Once this occurs, dendrite growth stops, and is retained when the voltage potentials are removed. Such can effectively result in the resistance of the mass of fast ion conductor material between electrodes dropping by a factor of 1,000. Such material can be returned to its highly resistive state by reversing the voltage potential between the anode and cathode, whereby the filament disappears. Again, the highly resistive state is maintained once the reverse voltage potentials are removed. Accordingly, such a device can, for example, function as a programmable memory cell of memory circuitry.
The preferred resistance variable material received between the electrodes typically and preferably comprises a chalcogenide material having metal ions diffused therein. A specific example is germanium selenide having silver ions diffused therein. The present method of providing the silver ions within the germanium selenide material is to initially chemical vapor deposit the germanium selenide glass without any silver being received therein. A thin layer of silver is thereafter deposited upon the glass, for example by sputtering, physical vapor deposition or other technique. An exemplary thickness is 200 Angstroms or less. The layer of silver is irradiated, preferably with electromagnetic energy at a wavelength less than 500 nanometers. The thin nature of the deposited silver enables such energy to pass through the silver to the silver/glass interface effective to break a chalcogenide bond of the chalcogenide material. This may form Ag2Se, which effectively dopes the glass with silver. The applied energy and overlying silver ultimately result in the silver migrating into the glass layer such that a typical homogenous distribution of silver throughout the layer is achieved.
Saturation of silver in germanium selenide is apparently at a maximum of about 34 atomic percent or less depending on the germanium selenide stoichiometry. Yet, preferred existing technology for cell fabrication constitutes a concentration which is less than the maximum; in the case of 34 atomic percent maximum, an example concentration would be about 27 atomic percent.
After the chalcogenide material is provided with silver to a desired concentration, the top electrode material (typically silver) is next deposited. But, as the silver doping/diffusion into the chalcogenide material approaches the maximum or saturation, some Ag2Se was discovered to form at the surface and remain there as opposed to diffusing into the glass. Further, the surface Ag2Se was typically in the form of semicircular nodules or bumps anywhere from 50 Angstroms to 20 microns across. Unfortunately when the typical silver electrode material is subsequently deposited, such tends to mound on top of these previous bumps. This can create voids to the doped germanium glass through the top electrode material, whereby the silver doped germanium selenide glass is partially exposed. Unfortunately, some of the photodeveloper solutions typically used for patterning the top electrode (i.e. tetramethyl ammonium hydroxide) will etch the glass that is exposed.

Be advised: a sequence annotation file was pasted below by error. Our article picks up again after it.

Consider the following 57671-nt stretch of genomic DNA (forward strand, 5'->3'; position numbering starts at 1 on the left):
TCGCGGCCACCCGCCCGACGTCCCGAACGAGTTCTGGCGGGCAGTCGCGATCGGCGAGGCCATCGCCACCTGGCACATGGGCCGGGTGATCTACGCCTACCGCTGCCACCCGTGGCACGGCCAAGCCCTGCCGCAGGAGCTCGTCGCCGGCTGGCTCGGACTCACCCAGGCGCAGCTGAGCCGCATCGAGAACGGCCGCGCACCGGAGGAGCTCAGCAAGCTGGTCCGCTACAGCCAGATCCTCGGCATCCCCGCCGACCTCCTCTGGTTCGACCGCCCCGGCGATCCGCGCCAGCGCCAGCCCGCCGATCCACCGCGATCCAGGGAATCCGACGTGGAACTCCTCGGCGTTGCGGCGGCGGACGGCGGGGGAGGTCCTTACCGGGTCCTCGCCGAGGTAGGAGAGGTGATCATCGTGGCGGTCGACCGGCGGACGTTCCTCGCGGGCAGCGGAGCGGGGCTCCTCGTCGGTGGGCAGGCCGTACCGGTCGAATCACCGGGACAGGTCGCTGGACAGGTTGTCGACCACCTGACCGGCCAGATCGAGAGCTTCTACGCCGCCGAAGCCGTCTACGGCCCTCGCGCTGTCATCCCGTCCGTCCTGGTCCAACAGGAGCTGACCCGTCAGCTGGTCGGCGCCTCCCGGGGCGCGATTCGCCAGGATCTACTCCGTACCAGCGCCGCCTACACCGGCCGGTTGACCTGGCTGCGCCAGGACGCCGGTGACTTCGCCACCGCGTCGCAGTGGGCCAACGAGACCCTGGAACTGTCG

It would be desirable to overcome or at least reduce this problem. While the invention was principally motivated in overcoming this problem, it is in no way so limited. The artisan will appreciate applicability of the invention in other aspects unrelated to the problem, with the invention only being limited by the accompanying claims as literally worded and as appropriately interpreted in accordance with the doctrine of equivalents.
The invention includes methods of forming a programmable memory cell of memory circuitry and non-volatile resistance variable devices. In one implementation, a method of forming a non-volatile resistance variable device includes forming a first conductive electrode material on a substrate. Chalcogenide comprising material is formed over the first conductive electrode material. The chalcogenide material comprises AxSey, where “A” comprises at least one element which is selected from Group 13, Group 14, Group 15, or Group 17 of the periodic table. A silver comprising layer is formed over the chalcogenide material. The silver is irradiated effective to break a chalcogenide bond of the chalcogenide material at an interface of the silver comprising layer and chalcogenide material and diffuse at least some of the silver into the chalcogenide material, and an outer surface of the chalcogenide material is formed. After the irradiating, the chalcogenide material outer surface is exposed to an iodine comprising fluid effective to reduce roughness of the chalcogenide material outer surface from what it was prior to the exposing. After the exposing, a second conductive electrode material is deposited over the chalcogenide material, and which is continuous and completely covering at least over the chalcogenide material, and the second conductive electrode material is formed into an electrode of the device.